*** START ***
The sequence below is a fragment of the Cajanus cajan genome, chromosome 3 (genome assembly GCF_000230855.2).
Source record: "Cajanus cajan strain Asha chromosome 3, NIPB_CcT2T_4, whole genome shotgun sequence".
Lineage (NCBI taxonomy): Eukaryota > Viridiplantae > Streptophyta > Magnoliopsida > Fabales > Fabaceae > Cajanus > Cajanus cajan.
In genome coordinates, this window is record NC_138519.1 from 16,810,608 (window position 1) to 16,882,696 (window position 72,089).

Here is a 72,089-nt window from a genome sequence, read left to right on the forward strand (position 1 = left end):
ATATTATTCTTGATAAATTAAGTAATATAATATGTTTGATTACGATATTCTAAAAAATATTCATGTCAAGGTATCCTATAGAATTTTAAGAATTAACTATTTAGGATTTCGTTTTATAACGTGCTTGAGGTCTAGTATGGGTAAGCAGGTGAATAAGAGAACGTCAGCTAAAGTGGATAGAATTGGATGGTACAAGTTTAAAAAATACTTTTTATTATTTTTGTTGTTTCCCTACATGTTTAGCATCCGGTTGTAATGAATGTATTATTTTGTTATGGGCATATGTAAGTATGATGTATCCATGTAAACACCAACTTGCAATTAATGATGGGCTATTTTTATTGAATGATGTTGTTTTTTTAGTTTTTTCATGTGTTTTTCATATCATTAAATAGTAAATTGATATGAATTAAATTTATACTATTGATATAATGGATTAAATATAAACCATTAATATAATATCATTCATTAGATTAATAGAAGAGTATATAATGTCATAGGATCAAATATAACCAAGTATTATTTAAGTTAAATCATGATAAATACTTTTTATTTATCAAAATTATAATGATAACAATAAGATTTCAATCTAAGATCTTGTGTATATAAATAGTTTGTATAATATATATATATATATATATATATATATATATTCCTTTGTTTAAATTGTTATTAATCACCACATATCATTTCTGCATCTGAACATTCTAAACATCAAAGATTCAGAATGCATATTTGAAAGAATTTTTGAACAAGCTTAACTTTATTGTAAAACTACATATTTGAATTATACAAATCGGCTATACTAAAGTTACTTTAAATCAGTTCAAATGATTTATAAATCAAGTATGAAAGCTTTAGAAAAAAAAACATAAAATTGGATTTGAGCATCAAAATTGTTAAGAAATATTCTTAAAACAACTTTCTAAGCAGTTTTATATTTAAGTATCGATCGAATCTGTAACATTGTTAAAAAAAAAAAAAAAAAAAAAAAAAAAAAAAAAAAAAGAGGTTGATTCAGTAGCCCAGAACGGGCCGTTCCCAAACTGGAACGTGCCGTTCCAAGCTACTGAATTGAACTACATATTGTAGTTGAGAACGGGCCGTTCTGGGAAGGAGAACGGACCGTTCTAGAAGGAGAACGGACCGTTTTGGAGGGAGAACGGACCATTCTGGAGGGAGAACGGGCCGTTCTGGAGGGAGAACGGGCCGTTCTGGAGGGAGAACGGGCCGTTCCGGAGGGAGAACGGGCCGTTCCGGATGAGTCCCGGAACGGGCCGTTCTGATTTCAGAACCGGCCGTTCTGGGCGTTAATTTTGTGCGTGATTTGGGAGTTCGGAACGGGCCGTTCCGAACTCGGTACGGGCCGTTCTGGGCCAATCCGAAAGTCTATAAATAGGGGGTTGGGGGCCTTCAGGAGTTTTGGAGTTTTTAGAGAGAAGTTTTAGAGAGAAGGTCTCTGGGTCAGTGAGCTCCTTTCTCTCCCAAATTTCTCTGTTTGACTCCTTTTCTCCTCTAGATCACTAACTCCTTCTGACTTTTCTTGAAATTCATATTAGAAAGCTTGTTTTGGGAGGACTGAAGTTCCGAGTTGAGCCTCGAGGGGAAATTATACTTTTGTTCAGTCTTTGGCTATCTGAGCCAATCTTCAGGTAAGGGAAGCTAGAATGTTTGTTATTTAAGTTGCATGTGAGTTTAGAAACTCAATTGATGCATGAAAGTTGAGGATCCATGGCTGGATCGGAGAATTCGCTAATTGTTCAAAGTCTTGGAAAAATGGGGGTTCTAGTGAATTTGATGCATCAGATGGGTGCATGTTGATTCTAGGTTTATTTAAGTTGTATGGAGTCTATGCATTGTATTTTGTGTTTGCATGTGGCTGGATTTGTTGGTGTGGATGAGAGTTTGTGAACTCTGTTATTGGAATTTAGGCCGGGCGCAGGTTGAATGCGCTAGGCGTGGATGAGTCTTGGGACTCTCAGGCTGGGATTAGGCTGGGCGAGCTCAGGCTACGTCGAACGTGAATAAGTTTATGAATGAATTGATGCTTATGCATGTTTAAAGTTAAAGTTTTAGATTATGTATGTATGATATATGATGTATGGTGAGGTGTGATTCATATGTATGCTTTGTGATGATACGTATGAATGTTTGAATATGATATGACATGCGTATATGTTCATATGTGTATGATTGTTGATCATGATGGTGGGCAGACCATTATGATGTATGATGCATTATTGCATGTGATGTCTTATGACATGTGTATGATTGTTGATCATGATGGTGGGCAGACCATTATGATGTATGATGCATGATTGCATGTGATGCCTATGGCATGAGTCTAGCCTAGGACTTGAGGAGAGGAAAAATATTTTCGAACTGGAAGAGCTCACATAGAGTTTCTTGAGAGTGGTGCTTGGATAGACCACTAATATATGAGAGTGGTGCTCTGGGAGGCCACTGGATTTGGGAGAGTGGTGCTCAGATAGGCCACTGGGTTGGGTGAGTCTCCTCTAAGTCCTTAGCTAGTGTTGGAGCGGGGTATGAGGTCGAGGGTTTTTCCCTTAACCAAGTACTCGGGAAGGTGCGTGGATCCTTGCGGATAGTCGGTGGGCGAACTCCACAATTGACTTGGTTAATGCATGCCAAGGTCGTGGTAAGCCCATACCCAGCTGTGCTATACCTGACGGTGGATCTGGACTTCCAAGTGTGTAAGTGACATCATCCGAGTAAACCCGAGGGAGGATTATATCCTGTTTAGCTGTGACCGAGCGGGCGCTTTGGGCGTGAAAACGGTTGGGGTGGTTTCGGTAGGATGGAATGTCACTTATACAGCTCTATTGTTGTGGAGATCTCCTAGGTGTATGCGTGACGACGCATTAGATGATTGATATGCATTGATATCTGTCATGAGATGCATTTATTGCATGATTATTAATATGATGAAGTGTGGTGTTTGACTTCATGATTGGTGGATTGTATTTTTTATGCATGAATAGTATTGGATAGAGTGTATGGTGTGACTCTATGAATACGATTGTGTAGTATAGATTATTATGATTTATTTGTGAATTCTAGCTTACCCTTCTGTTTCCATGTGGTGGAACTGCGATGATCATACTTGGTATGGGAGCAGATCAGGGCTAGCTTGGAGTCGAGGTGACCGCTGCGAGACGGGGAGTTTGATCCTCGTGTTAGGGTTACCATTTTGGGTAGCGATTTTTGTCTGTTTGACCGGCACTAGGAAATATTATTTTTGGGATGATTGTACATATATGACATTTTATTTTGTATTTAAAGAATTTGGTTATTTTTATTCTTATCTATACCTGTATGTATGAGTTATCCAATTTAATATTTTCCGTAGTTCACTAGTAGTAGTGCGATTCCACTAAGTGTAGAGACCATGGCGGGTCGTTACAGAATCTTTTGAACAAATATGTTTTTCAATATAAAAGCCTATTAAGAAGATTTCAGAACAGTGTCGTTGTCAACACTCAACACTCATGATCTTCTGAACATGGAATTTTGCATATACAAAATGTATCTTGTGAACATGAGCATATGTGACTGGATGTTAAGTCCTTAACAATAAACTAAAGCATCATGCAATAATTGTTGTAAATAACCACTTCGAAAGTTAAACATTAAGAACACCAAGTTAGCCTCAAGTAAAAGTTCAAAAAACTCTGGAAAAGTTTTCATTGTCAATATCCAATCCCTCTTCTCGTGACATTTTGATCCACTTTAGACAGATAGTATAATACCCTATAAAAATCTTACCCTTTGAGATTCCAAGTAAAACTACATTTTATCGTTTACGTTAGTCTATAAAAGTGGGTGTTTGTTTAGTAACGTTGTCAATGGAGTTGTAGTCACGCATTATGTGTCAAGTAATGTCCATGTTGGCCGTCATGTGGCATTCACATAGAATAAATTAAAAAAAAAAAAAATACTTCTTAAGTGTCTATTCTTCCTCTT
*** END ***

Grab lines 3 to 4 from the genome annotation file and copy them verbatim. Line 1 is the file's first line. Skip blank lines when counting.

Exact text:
Lineage (NCBI taxonomy): Eukaryota > Viridiplantae > Streptophyta > Magnoliopsida > Fabales > Fabaceae > Cajanus > Cajanus cajan.
In genome coordinates, this window is record NC_138519.1 from 16,810,608 (window position 1) to 16,882,696 (window position 72,089).